Rebekah Delgado – “Don’t Sleep” Review

Rebekah Delgado’s opening album establishes her witchy presence perfectly with haunting guitar melodies, strong overbearing vocals and a penchant for some infectious melodies.

“Don’t Sleep” opens with the track “Little Boy Blue” which plays with the nursery rhyme but making the track a cute swinging beat but actually anything else if far from cute. To the seething stance of the vocal delivery that is bubbling under with rage it’s almost palpable to the eerie whining guitars, it’s a fun mix that plays off each other well. “Lamentine” is even more dramatic with string accompaniment that squeals, screeches and freaks out as the song wraps itself up like a jack in a box and then collapses into a tired mess for the chorus and folksy middle section only to then go all spacious and epic space oddity on us before freaking out again. The transitions between each of segments and mood changes are seamless and it’s a real testament to Delgado that this whole cluster of energy and emotion fits together perfectly like a re-pieced figurine. “Day Like Any Other” reminds me very of Lisa Germano. It’s got a very tragic death feel to it, as does the production of the album as it sounds like it’s being played through a bass-less speaker through the tube station of ghosts and misery. This track is a good entry point and as close to radio play as Delgado could possibly get!

The title track follows showcasing Rebekah’s baby voice early on as she emphasises lots of syllables over the doom folk edges of the music. The finger picking high guitars and strings work well together, as does the use throughout the album of the theremin. “Sing You Through The Storm” brings the piano to the foreground for a cute Germano / Amanda Palmer version of a ballad. It has a really rousing climax like a good pub chant. “Dark Waltz” is a witchy piano solo that sounds like it was recorded in the 1930s. It serves as a nice half time measure before the rockier side picks back up with “The Hunger That Never Sleeps” which is a wonderfully in-cohesive track where Delgado talks the majority of the track where the other instruments seem to be playing their own separate track. It feels free and put together with complete abandon. “Scoundrelle” is the single that’s available with a funny video on her YouTube Channel and it fits perfectly into the album and its dark cabaret manner before “Sunrise” takes things onto a more uplifting rock side and gives us some euphoria for the first time on the album with the most straight forward chugging rock track on the album.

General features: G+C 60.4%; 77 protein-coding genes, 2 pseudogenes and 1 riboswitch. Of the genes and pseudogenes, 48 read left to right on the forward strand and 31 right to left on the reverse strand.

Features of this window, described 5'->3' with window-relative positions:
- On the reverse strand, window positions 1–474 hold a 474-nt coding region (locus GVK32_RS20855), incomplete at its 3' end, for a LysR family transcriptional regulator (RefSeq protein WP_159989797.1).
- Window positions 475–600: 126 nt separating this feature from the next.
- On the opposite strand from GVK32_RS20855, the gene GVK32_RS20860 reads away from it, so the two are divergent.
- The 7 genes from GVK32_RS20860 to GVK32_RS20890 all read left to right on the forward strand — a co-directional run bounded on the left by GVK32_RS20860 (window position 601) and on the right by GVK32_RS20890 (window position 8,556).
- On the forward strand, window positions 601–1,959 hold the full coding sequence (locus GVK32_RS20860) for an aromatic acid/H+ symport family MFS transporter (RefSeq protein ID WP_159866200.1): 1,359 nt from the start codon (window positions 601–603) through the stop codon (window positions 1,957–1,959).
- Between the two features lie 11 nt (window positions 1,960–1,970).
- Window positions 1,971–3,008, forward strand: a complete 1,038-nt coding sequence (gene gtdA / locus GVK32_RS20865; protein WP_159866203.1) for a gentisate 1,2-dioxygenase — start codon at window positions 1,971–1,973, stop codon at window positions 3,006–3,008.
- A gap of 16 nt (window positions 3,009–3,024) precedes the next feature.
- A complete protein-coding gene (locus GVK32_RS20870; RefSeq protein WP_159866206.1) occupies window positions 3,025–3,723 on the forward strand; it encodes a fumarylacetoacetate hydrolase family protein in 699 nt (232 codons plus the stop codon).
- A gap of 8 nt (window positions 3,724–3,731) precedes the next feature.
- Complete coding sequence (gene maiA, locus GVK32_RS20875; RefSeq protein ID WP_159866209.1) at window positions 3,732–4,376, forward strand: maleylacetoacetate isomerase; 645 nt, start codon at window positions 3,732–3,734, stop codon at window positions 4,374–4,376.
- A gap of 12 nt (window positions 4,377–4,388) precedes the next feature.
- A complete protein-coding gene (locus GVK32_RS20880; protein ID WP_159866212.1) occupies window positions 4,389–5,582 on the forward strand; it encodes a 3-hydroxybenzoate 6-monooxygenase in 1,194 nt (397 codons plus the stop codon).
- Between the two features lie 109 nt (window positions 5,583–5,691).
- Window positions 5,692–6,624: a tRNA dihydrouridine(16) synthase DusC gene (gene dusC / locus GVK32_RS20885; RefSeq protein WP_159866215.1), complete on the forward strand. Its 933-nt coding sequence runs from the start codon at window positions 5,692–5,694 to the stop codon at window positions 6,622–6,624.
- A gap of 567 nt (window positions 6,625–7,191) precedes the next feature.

“Ménage A Moi” is simply excellent. It’s got that kooky drama and minor key chord structure I love and buckets of personality and spunk infused into the delivery of the instruments and the vocals. “Trying To Forget” reminds me of Wendy Rule where Rebekah has the acoustic doom folk vibe down to a T before closer “Vampires” rounds of the album with a beautifully decomposing ballad where everything feels like it’s about to collapse in on itself and smash.

The production on “Don’t Sleep” and the delivery of the tracks are a bold choice. This album isn’t about pristine recording quality. Everything feels like it’s designed to feel like its hanging by a thread and is about to throw itself off a bridge from the broken percussive loops to the Spanish guitar. The construction to do this is something of a fine art. Anyone whom enjoys angsty women who rock or anyone who loves doom folk – you my friends – have a new lady to hail.

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Categories: AAA, acoustic, alternative, doom folk, folk, guitar, indie, music, neo-folk, review, rock, singer songwriter

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